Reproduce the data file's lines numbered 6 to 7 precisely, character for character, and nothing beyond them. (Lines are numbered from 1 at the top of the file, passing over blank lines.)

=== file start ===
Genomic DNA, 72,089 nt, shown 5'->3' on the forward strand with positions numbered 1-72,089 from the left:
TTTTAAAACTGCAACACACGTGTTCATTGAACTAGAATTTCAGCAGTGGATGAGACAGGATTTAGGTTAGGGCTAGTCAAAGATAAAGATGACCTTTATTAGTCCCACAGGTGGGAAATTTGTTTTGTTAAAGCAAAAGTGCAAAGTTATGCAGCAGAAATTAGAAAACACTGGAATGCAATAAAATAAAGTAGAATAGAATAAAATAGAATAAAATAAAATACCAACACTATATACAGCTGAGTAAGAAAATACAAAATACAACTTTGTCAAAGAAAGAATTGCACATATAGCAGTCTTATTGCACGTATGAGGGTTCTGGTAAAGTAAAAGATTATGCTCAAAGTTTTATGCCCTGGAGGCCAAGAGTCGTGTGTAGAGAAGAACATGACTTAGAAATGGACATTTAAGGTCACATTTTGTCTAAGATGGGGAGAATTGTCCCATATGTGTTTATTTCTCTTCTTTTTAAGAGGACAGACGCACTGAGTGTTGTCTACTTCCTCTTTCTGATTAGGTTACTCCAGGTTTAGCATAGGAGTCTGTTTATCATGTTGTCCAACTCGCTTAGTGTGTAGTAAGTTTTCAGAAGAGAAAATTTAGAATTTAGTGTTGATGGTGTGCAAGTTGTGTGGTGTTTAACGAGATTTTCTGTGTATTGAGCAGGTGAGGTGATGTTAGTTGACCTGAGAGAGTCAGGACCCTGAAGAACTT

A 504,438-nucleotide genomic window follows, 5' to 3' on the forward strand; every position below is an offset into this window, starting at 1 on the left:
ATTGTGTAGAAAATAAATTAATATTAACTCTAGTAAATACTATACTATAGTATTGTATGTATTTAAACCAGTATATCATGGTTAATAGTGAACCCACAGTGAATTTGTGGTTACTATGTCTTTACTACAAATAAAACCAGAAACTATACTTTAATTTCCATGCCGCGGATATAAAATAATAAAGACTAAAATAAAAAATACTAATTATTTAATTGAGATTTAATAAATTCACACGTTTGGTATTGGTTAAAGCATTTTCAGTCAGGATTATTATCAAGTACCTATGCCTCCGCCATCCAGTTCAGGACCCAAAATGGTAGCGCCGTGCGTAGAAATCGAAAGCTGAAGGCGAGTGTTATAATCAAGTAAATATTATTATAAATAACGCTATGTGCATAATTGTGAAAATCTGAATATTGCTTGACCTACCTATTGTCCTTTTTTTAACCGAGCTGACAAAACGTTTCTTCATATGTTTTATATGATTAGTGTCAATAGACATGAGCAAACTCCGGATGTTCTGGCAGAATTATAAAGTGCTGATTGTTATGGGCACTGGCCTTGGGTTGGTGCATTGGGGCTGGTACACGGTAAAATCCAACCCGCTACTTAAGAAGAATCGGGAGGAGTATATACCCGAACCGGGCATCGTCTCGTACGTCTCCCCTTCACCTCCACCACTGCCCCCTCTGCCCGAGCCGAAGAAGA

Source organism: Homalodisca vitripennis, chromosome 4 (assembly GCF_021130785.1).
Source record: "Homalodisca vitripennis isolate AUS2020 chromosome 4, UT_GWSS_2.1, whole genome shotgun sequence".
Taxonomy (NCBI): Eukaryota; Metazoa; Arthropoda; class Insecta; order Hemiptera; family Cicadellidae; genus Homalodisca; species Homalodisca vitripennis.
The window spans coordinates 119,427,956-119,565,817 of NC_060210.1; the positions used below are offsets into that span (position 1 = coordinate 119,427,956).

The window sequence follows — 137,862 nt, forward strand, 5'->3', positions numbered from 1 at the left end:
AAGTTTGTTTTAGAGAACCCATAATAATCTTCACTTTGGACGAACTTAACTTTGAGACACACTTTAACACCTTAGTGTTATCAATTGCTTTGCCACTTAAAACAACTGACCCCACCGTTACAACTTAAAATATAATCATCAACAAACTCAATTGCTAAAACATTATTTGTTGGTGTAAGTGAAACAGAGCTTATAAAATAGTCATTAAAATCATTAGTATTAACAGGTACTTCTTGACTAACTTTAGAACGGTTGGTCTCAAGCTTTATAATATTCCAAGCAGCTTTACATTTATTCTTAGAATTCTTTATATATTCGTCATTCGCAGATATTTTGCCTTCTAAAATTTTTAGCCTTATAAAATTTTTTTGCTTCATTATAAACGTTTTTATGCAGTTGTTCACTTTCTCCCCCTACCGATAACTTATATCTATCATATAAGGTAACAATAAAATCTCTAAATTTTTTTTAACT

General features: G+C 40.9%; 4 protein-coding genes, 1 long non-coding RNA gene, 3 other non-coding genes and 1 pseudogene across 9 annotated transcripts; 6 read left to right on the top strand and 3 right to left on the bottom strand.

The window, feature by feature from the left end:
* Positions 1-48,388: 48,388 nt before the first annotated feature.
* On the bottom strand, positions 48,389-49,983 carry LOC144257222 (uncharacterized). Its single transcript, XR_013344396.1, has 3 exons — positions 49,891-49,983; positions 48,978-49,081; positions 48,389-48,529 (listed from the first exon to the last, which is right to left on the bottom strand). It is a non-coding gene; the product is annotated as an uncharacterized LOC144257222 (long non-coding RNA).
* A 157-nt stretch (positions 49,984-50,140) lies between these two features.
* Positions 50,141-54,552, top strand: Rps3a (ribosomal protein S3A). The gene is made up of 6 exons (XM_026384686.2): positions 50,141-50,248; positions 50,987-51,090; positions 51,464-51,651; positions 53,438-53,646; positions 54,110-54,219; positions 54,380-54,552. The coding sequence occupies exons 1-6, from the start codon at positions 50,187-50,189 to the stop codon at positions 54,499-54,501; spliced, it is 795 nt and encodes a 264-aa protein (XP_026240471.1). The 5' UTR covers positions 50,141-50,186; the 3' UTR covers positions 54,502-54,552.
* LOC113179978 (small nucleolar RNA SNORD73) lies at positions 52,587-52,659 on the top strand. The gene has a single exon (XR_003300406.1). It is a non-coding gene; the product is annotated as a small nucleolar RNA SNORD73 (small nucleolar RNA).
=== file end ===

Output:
Source record: "Homalodisca vitripennis isolate AUS2020 chromosome 4, UT_GWSS_2.1, whole genome shotgun sequence".
Taxonomy (NCBI): Eukaryota; Metazoa; Arthropoda; class Insecta; order Hemiptera; family Cicadellidae; genus Homalodisca; species Homalodisca vitripennis.